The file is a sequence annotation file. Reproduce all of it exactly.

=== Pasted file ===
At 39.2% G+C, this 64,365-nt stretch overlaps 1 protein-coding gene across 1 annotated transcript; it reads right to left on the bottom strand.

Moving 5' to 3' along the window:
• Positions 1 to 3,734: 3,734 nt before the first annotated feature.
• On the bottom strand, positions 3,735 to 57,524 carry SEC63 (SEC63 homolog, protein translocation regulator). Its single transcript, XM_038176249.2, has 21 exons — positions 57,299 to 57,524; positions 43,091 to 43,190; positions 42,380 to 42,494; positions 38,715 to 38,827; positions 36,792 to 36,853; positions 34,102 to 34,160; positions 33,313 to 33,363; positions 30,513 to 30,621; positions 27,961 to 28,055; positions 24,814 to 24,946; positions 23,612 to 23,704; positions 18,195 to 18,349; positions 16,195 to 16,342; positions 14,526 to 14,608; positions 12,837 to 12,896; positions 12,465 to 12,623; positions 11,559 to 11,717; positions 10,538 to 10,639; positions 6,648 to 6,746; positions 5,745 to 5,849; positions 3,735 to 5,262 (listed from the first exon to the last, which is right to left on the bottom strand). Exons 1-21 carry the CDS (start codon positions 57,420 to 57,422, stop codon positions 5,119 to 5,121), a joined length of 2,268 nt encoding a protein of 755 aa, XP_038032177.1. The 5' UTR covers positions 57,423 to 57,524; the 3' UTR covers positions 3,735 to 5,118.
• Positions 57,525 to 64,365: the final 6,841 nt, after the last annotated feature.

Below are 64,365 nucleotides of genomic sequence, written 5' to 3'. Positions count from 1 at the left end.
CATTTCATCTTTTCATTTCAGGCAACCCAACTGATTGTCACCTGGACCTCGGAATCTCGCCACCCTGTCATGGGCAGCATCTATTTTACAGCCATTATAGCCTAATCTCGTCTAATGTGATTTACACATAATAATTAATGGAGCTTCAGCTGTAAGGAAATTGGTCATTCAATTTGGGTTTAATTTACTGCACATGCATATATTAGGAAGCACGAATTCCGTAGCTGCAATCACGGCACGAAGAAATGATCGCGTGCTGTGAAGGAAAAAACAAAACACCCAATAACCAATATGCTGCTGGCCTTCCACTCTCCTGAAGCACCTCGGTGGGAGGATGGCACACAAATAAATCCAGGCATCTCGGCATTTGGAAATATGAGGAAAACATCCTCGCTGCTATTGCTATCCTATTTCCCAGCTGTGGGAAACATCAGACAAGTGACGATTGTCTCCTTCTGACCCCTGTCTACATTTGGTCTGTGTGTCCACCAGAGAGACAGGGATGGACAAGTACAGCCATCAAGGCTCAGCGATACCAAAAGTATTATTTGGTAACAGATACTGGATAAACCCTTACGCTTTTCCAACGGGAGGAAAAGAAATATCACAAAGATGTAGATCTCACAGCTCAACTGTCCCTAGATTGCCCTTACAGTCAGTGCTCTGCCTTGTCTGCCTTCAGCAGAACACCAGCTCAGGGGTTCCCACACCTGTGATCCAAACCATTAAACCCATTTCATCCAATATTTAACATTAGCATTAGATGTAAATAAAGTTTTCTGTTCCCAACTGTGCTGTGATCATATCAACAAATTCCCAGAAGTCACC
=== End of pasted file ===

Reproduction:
At 39.2% G+C, this 64,365-nt stretch overlaps 1 protein-coding gene across 1 annotated transcript; it reads right to left on the bottom strand.

Moving 5' to 3' along the window:
• Positions 1 to 3,734: 3,734 nt before the first annotated feature.
• On the bottom strand, positions 3,735 to 57,524 carry SEC63 (SEC63 homolog, protein translocation regulator). Its single transcript, XM_038176249.2, has 21 exons — positions 57,299 to 57,524; positions 43,091 to 43,190; positions 42,380 to 42,494; positions 38,715 to 38,827; positions 36,792 to 36,853; positions 34,102 to 34,160; positions 33,313 to 33,363; positions 30,513 to 30,621; positions 27,961 to 28,055; positions 24,814 to 24,946; positions 23,612 to 23,704; positions 18,195 to 18,349; positions 16,195 to 16,342; positions 14,526 to 14,608; positions 12,837 to 12,896; positions 12,465 to 12,623; positions 11,559 to 11,717; positions 10,538 to 10,639; positions 6,648 to 6,746; positions 5,745 to 5,849; positions 3,735 to 5,262 (listed from the first exon to the last, which is right to left on the bottom strand). Exons 1-21 carry the CDS (start codon positions 57,420 to 57,422, stop codon positions 5,119 to 5,121), a joined length of 2,268 nt encoding a protein of 755 aa, XP_038032177.1. The 5' UTR covers positions 57,423 to 57,524; the 3' UTR covers positions 3,735 to 5,118.
• Positions 57,525 to 64,365: the final 6,841 nt, after the last annotated feature.

Below are 64,365 nucleotides of genomic sequence, written 5' to 3'. Positions count from 1 at the left end.
CATTTCATCTTTTCATTTCAGGCAACCCAACTGATTGTCACCTGGACCTCGGAATCTCGCCACCCTGTCATGGGCAGCATCTATTTTACAGCCATTATAGCCTAATCTCGTCTAATGTGATTTACACATAATAATTAATGGAGCTTCAGCTGTAAGGAAATTGGTCATTCAATTTGGGTTTAATTTACTGCACATGCATATATTAGGAAGCACGAATTCCGTAGCTGCAATCACGGCACGAAGAAATGATCGCGTGCTGTGAAGGAAAAAACAAAACACCCAATAACCAATATGCTGCTGGCCTTCCACTCTCCTGAAGCACCTCGGTGGGAGGATGGCACACAAATAAATCCAGGCATCTCGGCATTTGGAAATATGAGGAAAACATCCTCGCTGCTATTGCTATCCTATTTCCCAGCTGTGGGAAACATCAGACAAGTGACGATTGTCTCCTTCTGACCCCTGTCTACATTTGGTCTGTGTGTCCACCAGAGAGACAGGGATGGACAAGTACAGCCATCAAGGCTCAGCGATACCAAAAGTATTATTTGGTAACAGATACTGGATAAACCCTTACGCTTTTCCAACGGGAGGAAAAGAAATATCACAAAGATGTAGATCTCACAGCTCAACTGTCCCTAGATTGCCCTTACAGTCAGTGCTCTGCCTTGTCTGCCTTCAGCAGAACACCAGCTCAGGGGTTCCCACACCTGTGATCCAAACCATTAAACCCATTTCATCCAATATTTAACATTAGCATTAGATGTAAATAAAGTTTTCTGTTCCCAACTGTGCTGTGATCATATCAACAAATTCCCAGAAGTCACC